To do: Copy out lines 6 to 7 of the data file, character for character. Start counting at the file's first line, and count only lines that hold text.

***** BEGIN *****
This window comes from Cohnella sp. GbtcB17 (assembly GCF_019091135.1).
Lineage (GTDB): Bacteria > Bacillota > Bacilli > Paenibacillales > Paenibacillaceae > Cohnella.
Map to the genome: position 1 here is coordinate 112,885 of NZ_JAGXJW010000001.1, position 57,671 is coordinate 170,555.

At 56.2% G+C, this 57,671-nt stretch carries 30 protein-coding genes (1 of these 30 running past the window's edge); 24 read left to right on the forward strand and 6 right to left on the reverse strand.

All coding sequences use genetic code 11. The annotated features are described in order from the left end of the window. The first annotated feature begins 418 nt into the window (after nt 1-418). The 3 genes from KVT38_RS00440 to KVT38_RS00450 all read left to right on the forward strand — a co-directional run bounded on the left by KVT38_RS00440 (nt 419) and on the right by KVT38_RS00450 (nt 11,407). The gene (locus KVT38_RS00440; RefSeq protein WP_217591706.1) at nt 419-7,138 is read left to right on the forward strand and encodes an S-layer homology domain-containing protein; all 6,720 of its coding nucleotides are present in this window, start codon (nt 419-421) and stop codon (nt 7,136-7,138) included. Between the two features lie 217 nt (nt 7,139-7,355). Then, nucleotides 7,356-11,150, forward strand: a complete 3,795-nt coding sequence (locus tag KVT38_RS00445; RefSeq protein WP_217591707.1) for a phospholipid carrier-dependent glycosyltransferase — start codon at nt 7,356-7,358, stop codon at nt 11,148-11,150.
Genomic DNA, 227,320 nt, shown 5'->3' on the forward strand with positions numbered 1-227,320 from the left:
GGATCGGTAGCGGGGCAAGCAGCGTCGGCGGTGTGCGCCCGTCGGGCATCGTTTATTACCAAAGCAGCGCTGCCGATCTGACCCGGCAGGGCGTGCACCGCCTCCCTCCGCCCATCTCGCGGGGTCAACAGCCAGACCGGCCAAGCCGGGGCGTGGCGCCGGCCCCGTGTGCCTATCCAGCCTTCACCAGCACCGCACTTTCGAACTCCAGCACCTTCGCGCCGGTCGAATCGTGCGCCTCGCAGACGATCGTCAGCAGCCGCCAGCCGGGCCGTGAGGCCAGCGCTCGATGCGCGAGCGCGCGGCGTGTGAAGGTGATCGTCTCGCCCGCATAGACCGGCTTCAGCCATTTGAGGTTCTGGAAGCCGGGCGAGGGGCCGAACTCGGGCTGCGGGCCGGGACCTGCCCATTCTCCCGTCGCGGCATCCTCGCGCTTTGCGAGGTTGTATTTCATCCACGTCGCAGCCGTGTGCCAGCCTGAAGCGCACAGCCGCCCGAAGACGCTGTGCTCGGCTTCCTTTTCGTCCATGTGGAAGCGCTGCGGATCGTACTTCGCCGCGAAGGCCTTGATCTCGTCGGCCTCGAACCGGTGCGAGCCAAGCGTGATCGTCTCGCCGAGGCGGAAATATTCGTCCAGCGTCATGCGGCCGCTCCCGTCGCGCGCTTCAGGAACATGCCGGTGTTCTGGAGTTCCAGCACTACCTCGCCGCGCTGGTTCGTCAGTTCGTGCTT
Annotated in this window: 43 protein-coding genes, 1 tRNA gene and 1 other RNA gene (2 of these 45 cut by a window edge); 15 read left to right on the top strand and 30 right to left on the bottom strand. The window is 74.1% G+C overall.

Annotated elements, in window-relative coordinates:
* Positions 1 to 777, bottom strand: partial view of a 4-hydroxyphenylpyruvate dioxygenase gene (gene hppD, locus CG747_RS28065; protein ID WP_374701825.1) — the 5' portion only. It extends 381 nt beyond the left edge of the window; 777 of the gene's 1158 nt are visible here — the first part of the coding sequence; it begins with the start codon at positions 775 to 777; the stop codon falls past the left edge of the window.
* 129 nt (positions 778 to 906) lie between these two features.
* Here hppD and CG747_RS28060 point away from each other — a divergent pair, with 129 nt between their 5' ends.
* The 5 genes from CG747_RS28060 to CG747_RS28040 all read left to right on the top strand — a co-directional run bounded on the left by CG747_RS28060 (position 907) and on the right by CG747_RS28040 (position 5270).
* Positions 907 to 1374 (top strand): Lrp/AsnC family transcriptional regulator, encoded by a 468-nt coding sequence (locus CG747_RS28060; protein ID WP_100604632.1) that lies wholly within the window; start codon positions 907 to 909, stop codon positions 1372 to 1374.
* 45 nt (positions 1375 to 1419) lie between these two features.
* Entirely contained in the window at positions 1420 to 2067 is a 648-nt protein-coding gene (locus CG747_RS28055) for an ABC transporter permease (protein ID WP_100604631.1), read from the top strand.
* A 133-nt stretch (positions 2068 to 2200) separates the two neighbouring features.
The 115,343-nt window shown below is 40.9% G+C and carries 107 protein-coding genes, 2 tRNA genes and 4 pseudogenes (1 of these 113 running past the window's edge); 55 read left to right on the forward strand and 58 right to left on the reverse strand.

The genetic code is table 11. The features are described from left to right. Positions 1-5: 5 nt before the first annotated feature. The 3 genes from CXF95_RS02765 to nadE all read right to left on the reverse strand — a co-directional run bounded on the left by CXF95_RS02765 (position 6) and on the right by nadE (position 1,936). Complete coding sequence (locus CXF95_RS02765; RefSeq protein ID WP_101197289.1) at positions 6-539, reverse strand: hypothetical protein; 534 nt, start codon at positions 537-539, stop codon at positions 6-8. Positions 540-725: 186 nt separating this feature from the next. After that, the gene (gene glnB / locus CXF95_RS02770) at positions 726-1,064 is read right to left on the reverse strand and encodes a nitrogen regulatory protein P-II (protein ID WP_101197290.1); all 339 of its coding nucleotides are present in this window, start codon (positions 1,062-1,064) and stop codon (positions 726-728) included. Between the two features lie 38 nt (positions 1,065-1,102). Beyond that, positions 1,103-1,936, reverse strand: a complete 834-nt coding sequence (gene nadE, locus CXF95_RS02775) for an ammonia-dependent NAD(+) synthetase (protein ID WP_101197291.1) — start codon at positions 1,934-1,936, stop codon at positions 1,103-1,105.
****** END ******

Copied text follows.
Genomic DNA, 227,320 nt, shown 5'->3' on the forward strand with positions numbered 1-227,320 from the left:
GGATCGGTAGCGGGGCAAGCAGCGTCGGCGGTGTGCGCCCGTCGGGCATCGTTTATTACCAAAGCAGCGCTGCCGATCTGACCCGGCAGGGCGTGCACCGCCTCCCTCCGCCCATCTCGCGGGGTCAACAGCCAGACCGGCCAAGCCGGGGCGTGGCGCCGGCCCCGTGTGCCTATCCAGCCTTCACCAGCACCGCACTTTCGAACTCCAGCACCTTCGCGCCGGTCGAATCGTGCGCCTCGCAGACGATCGTCAGCAGCCGCCAGCCGGGCCGTGAGGCCAGCGCTCGATGCGCGAGCGCGCGGCGTGTGAAGGTGATCGTCTCGCCCGCATAGACCGGCTTCAGCCATTTGAGGTTCTGGAAGCCGGGCGAGGGGCCGAACTCGGGCTGCGGGCCGGGACCTGCCCATTCTCCCGTCGCGGCATCCTCGCGCTTTGCGAGGTTGTATTTCATCCACGTCGCAGCCGTGTGCCAGCCTGAAGCGCACAGCCGCCCGAAGACGCTGTGCTCGGCTTCCTTTTCGTCCATGTGGAAGCGCTGCGGATCGTACTTCGCCGCGAAGGCCTTGATCTCGTCGGCCTCGAACCGGTGCGAGCCAAGCGTGATCGTCTCGCCGAGGCGGAAATATTCGTCCAGCGTCATGCGGCCGCTCCCGTCGCGCGCTTCAGGAACATGCCGGTGTTCTGGAGTTCCAGCACTACCTCGCCGCGCTGGTTCGTCAGTTCGTGCTT